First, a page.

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Why do we often assume that art is not functional?  On the other hand, why do we rarely view the purely functional as a work of art?  Bayview artist Ian McDonald delves directly into the world of form and function in his bright and austere studio.  With ceramics as a current focus, McDonald also works with wood, textiles and various other materials that allow for direct manipulation.  When asked about his source of inspiration, McDonald revealed that it is the begun process of work itself that serves as his guide on where to go next.

Read an interesting interview and see more images of his beautiful artwork here.

Editor’s Note: Dr. Jeffery M. Levine was recently featured in the New York Times article, “The Elderly, Through the Eyes of a Geriatrician.” Levine (a liveBooks customer) discusses geriatrics and the combination of art and medicine on his healthcare blog,

As a young doctor starting out in my profession I wanted to stake a claim in academia – doing research and teaching about human aging.  What I achieved is something different from what I originally intended when I began my project of visually documenting the process of growing old.

Initially I tried to catalog the physical manifestations of aging.  Using Kodachrome slide film and flash, I captured changes of the skin and musculoskeletal system, supplementing my portfolio with x-rays that enhanced understanding of the physiology of growing old.  One day out of curiosity I switched to black and white film, turned off the flash, and stepped back to photograph my patients in their natural environment and captured the interactions between me and my subject.

More »

Carl Bower‘s Chica Barbie series won a Blue Earth Alliance prize for Best Project Photography and was a finalist for Photolucida’s 2009 Critical Mass Book Award. The project on Colombia’s obsession with beauty pageants is astute and multi-faceted, and Carl’s explanation of how he captured such a complicated phenomenon is powerful and eloquent. To see his work in person, check out the Select Gender show opening today at Farmani Gallery.

'Cat Walk' from 'Chica Barbie.' ©Carl Bower

Miki Johnson: Tell me a little about how you first found out about the beauty pageants of Colombia.

Carl Bower: I saw a small article in the New York Times that said there was a pageant there for practically anything imaginable — Miss Sun, Miss Sea, Miss Purity, Miss Pretty Legs, Miss Honey — the list went on. I was intrigued by the juxtaposition of these contests with everything else I had been reading about Colombia: the cartels, the guerrillas, the bombings and kidnappings. I thought of how such parallel realities could coexist and the extent to which our popular conception of the country had been a caricature formed by stories of the drug trade.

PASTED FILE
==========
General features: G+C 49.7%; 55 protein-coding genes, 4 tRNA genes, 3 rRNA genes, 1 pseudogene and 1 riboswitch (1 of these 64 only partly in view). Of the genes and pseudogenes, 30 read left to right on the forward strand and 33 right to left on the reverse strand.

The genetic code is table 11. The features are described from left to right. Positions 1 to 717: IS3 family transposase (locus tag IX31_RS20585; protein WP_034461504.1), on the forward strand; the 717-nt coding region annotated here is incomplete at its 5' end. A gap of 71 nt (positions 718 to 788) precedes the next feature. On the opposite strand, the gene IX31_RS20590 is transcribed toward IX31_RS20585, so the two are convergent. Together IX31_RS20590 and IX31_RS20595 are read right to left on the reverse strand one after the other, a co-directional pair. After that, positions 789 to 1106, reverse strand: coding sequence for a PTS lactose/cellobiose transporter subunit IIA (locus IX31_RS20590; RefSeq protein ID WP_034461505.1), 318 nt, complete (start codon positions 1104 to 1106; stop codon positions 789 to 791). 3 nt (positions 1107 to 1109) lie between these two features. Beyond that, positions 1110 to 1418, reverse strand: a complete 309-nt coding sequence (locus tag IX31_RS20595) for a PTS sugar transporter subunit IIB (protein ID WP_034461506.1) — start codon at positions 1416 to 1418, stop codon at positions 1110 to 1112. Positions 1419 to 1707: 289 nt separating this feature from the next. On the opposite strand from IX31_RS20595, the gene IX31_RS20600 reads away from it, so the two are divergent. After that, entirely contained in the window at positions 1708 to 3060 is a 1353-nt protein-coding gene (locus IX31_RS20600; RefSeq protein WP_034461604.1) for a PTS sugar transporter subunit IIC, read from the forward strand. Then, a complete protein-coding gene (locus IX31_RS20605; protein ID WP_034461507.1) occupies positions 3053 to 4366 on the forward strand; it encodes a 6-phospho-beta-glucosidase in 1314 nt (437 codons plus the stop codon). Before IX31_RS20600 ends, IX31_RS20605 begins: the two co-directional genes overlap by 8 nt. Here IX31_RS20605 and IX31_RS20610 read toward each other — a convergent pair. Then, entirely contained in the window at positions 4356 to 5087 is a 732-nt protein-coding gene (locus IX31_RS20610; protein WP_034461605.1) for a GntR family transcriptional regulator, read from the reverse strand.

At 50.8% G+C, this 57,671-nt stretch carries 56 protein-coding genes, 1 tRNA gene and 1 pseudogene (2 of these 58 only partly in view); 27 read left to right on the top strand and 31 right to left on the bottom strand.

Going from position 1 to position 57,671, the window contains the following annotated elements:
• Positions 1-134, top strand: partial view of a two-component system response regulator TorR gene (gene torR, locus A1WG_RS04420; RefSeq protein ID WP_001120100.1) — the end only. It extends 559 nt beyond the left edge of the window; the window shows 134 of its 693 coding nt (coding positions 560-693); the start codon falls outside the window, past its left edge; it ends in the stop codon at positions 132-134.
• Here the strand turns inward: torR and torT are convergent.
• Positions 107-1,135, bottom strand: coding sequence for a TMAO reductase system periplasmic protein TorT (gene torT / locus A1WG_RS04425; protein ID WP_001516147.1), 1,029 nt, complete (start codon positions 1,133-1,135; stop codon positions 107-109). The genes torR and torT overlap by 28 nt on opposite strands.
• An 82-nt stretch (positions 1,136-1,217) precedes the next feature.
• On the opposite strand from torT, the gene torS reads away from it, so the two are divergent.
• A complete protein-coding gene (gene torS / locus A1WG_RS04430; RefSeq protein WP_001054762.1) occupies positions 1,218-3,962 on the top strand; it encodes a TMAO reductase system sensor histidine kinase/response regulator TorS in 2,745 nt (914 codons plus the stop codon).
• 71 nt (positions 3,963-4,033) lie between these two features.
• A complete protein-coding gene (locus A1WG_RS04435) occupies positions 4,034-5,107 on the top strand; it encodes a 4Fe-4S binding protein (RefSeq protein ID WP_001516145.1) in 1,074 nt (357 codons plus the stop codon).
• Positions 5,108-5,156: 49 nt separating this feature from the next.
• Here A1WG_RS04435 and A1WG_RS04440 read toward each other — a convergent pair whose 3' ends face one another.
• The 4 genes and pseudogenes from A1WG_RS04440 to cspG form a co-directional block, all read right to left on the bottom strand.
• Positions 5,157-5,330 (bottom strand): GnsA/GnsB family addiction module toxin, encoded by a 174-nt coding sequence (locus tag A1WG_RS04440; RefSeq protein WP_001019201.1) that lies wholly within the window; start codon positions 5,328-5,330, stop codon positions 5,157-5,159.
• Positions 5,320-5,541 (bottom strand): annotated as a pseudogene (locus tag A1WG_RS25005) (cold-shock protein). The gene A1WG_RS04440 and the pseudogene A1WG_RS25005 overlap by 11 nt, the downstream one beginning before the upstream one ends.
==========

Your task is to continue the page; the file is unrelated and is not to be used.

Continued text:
At the time I came across the article, I was supporting a close friend in her battle with breast cancer. She had been a national champion ballroom dancer and a competitive bodybuilder. Her appearance was something that she took pride in and took pains to maintain even as she lost one breast, then another, and suffered the effects of chemotherapy and radiation. Throughout her ordeal, I noticed how her sexuality seemed undiminished, if not stronger. I started to wonder, if a beautiful person gradually loses elements deemed to be part of that beauty, where is the tipping point at which they are no longer beautiful? Is there one?

In my anger and frustration with the cancer and growing obsession with the commoditization of beauty, the story of the pageants struck a nerve. Here was an environment where all the issues I was grappling with were stripped bare and distilled to the point that it might be possible to convey some of them on film.

At first I tried finding the pageants through government records, but most of the information was unreliable or outdated. Through a friend, I met a fashion designer commissioned to create the dresses for a candidate to the national pageant. I photographed her preparation and coaching, learned of regional pageants, and met with judges, organizers, parents of contestants. I visited modeling agencies and schools where girls were being trained to compete in the pageants from the age of four.

'Aguardiente' from 'Chica Barbie.' ©Carl Bower